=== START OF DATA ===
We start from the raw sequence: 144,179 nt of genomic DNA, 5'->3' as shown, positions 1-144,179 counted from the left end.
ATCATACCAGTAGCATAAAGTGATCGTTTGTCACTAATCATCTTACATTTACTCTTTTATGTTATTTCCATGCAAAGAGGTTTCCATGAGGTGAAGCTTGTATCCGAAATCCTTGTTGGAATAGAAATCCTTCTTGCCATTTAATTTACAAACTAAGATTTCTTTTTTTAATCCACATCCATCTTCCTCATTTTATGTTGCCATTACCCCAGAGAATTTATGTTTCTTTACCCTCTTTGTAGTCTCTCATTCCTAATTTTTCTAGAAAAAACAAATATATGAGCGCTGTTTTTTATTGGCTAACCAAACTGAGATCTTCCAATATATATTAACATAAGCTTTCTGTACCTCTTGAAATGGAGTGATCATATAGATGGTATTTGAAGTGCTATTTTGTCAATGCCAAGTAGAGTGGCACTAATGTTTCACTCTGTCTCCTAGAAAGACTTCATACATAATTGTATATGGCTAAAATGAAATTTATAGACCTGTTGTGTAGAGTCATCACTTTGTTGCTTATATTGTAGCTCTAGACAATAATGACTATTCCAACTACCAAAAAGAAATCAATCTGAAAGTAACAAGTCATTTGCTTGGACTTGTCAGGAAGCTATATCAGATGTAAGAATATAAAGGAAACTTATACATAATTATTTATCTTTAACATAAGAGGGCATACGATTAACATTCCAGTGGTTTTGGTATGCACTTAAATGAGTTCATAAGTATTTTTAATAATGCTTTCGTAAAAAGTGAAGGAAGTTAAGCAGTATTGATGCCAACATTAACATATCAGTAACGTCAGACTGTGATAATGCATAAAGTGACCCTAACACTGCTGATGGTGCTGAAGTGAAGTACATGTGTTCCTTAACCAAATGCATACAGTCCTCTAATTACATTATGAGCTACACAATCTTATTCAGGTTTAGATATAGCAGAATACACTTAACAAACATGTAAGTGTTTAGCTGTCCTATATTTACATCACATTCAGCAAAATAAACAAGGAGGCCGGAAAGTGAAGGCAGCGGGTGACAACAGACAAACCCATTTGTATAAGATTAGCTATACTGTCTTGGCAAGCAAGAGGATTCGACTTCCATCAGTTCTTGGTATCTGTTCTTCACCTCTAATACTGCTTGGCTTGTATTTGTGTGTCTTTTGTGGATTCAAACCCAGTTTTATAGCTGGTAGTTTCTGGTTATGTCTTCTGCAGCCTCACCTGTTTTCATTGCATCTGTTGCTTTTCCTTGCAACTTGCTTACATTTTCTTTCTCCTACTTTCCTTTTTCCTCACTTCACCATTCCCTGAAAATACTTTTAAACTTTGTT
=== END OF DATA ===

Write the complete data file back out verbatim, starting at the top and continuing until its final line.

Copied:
We start from the raw sequence: 144,179 nt of genomic DNA, 5'->3' as shown, positions 1-144,179 counted from the left end.
ATCATACCAGTAGCATAAAGTGATCGTTTGTCACTAATCATCTTACATTTACTCTTTTATGTTATTTCCATGCAAAGAGGTTTCCATGAGGTGAAGCTTGTATCCGAAATCCTTGTTGGAATAGAAATCCTTCTTGCCATTTAATTTACAAACTAAGATTTCTTTTTTTAATCCACATCCATCTTCCTCATTTTATGTTGCCATTACCCCAGAGAATTTATGTTTCTTTACCCTCTTTGTAGTCTCTCATTCCTAATTTTTCTAGAAAAAACAAATATATGAGCGCTGTTTTTTATTGGCTAACCAAACTGAGATCTTCCAATATATATTAACATAAGCTTTCTGTACCTCTTGAAATGGAGTGATCATATAGATGGTATTTGAAGTGCTATTTTGTCAATGCCAAGTAGAGTGGCACTAATGTTTCACTCTGTCTCCTAGAAAGACTTCATACATAATTGTATATGGCTAAAATGAAATTTATAGACCTGTTGTGTAGAGTCATCACTTTGTTGCTTATATTGTAGCTCTAGACAATAATGACTATTCCAACTACCAAAAAGAAATCAATCTGAAAGTAACAAGTCATTTGCTTGGACTTGTCAGGAAGCTATATCAGATGTAAGAATATAAAGGAAACTTATACATAATTATTTATCTTTAACATAAGAGGGCATACGATTAACATTCCAGTGGTTTTGGTATGCACTTAAATGAGTTCATAAGTATTTTTAATAATGCTTTCGTAAAAAGTGAAGGAAGTTAAGCAGTATTGATGCCAACATTAACATATCAGTAACGTCAGACTGTGATAATGCATAAAGTGACCCTAACACTGCTGATGGTGCTGAAGTGAAGTACATGTGTTCCTTAACCAAATGCATACAGTCCTCTAATTACATTATGAGCTACACAATCTTATTCAGGTTTAGATATAGCAGAATACACTTAACAAACATGTAAGTGTTTAGCTGTCCTATATTTACATCACATTCAGCAAAATAAACAAGGAGGCCGGAAAGTGAAGGCAGCGGGTGACAACAGACAAACCCATTTGTATAAGATTAGCTATACTGTCTTGGCAAGCAAGAGGATTCGACTTCCATCAGTTCTTGGTATCTGTTCTTCACCTCTAATACTGCTTGGCTTGTATTTGTGTGTCTTTTGTGGATTCAAACCCAGTTTTATAGCTGGTAGTTTCTGGTTATGTCTTCTGCAGCCTCACCTGTTTTCATTGCATCTGTTGCTTTTCCTTGCAACTTGCTTACATTTTCTTTCTCCTACTTTCCTTTTTCCTCACTTCACCATTCCCTGAAAATACTTTTAAACTTTGTT